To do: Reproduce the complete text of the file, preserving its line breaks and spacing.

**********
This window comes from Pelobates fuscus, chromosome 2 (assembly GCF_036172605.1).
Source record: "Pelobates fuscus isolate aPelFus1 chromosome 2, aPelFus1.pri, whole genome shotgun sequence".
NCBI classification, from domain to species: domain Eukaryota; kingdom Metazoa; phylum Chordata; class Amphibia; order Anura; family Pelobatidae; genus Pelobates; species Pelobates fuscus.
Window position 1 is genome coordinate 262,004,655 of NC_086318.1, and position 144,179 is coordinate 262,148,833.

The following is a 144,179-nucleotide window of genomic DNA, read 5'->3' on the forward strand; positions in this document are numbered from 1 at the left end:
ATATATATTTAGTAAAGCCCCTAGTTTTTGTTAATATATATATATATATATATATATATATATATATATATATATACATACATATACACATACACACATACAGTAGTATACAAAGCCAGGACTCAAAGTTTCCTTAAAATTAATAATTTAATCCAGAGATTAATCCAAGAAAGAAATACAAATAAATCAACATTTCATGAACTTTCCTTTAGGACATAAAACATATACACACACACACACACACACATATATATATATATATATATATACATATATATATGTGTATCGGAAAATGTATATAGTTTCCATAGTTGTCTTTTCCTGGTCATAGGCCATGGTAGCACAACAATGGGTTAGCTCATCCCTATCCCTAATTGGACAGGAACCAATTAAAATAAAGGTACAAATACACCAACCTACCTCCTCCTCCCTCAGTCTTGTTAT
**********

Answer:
This window comes from Pelobates fuscus, chromosome 2 (assembly GCF_036172605.1).
Source record: "Pelobates fuscus isolate aPelFus1 chromosome 2, aPelFus1.pri, whole genome shotgun sequence".
NCBI classification, from domain to species: domain Eukaryota; kingdom Metazoa; phylum Chordata; class Amphibia; order Anura; family Pelobatidae; genus Pelobates; species Pelobates fuscus.
Window position 1 is genome coordinate 262,004,655 of NC_086318.1, and position 144,179 is coordinate 262,148,833.

The following is a 144,179-nucleotide window of genomic DNA, read 5'->3' on the forward strand; positions in this document are numbered from 1 at the left end:
ATATATATTTAGTAAAGCCCCTAGTTTTTGTTAATATATATATATATATATATATATATATATATATATATATATACATACATATACACATACACACATACAGTAGTATACAAAGCCAGGACTCAAAGTTTCCTTAAAATTAATAATTTAATCCAGAGATTAATCCAAGAAAGAAATACAAATAAATCAACATTTCATGAACTTTCCTTTAGGACATAAAACATATACACACACACACACACACACATATATATATATATATATATATACATATATATATGTGTATCGGAAAATGTATATAGTTTCCATAGTTGTCTTTTCCTGGTCATAGGCCATGGTAGCACAACAATGGGTTAGCTCATCCCTATCCCTAATTGGACAGGAACCAATTAAAATAAAGGTACAAATACACCAACCTACCTCCTCCTCCCTCAGTCTTGTTAT